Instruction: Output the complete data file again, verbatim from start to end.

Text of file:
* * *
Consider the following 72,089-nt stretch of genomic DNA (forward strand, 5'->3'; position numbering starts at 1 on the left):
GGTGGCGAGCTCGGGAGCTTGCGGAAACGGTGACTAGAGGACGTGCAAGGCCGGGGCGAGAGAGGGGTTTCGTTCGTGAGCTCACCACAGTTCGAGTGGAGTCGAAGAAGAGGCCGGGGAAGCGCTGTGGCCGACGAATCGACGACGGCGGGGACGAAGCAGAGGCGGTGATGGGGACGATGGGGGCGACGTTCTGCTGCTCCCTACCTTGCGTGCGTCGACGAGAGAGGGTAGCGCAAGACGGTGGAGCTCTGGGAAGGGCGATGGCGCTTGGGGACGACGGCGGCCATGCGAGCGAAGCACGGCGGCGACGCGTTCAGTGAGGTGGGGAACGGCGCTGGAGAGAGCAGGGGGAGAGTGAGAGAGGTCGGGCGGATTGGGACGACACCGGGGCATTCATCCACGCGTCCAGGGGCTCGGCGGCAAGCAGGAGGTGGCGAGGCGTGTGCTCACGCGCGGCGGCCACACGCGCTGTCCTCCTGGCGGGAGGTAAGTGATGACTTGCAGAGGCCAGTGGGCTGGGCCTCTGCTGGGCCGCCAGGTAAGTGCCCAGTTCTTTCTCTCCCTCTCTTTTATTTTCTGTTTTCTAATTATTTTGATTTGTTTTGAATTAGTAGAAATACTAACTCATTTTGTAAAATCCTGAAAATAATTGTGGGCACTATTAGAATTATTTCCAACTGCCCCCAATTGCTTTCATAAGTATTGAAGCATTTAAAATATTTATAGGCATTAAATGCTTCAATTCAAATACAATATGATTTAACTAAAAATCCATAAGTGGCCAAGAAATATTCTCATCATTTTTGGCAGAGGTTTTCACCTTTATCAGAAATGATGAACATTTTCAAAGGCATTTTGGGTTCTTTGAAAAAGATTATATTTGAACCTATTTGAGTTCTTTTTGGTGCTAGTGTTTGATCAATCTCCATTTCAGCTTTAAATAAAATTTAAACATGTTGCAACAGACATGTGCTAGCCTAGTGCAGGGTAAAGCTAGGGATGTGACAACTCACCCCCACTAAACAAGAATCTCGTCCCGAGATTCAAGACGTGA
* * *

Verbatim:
Consider the following 72,089-nt stretch of genomic DNA (forward strand, 5'->3'; position numbering starts at 1 on the left):
GGTGGCGAGCTCGGGAGCTTGCGGAAACGGTGACTAGAGGACGTGCAAGGCCGGGGCGAGAGAGGGGTTTCGTTCGTGAGCTCACCACAGTTCGAGTGGAGTCGAAGAAGAGGCCGGGGAAGCGCTGTGGCCGACGAATCGACGACGGCGGGGACGAAGCAGAGGCGGTGATGGGGACGATGGGGGCGACGTTCTGCTGCTCCCTACCTTGCGTGCGTCGACGAGAGAGGGTAGCGCAAGACGGTGGAGCTCTGGGAAGGGCGATGGCGCTTGGGGACGACGGCGGCCATGCGAGCGAAGCACGGCGGCGACGCGTTCAGTGAGGTGGGGAACGGCGCTGGAGAGAGCAGGGGGAGAGTGAGAGAGGTCGGGCGGATTGGGACGACACCGGGGCATTCATCCACGCGTCCAGGGGCTCGGCGGCAAGCAGGAGGTGGCGAGGCGTGTGCTCACGCGCGGCGGCCACACGCGCTGTCCTCCTGGCGGGAGGTAAGTGATGACTTGCAGAGGCCAGTGGGCTGGGCCTCTGCTGGGCCGCCAGGTAAGTGCCCAGTTCTTTCTCTCCCTCTCTTTTATTTTCTGTTTTCTAATTATTTTGATTTGTTTTGAATTAGTAGAAATACTAACTCATTTTGTAAAATCCTGAAAATAATTGTGGGCACTATTAGAATTATTTCCAACTGCCCCCAATTGCTTTCATAAGTATTGAAGCATTTAAAATATTTATAGGCATTAAATGCTTCAATTCAAATACAATATGATTTAACTAAAAATCCATAAGTGGCCAAGAAATATTCTCATCATTTTTGGCAGAGGTTTTCACCTTTATCAGAAATGATGAACATTTTCAAAGGCATTTTGGGTTCTTTGAAAAAGATTATATTTGAACCTATTTGAGTTCTTTTTGGTGCTAGTGTTTGATCAATCTCCATTTCAGCTTTAAATAAAATTTAAACATGTTGCAACAGACATGTGCTAGCCTAGTGCAGGGTAAAGCTAGGGATGTGACAACTCACCCCCACTAAACAAGAATCTCGTCCCGAGATTCAAGACGTGA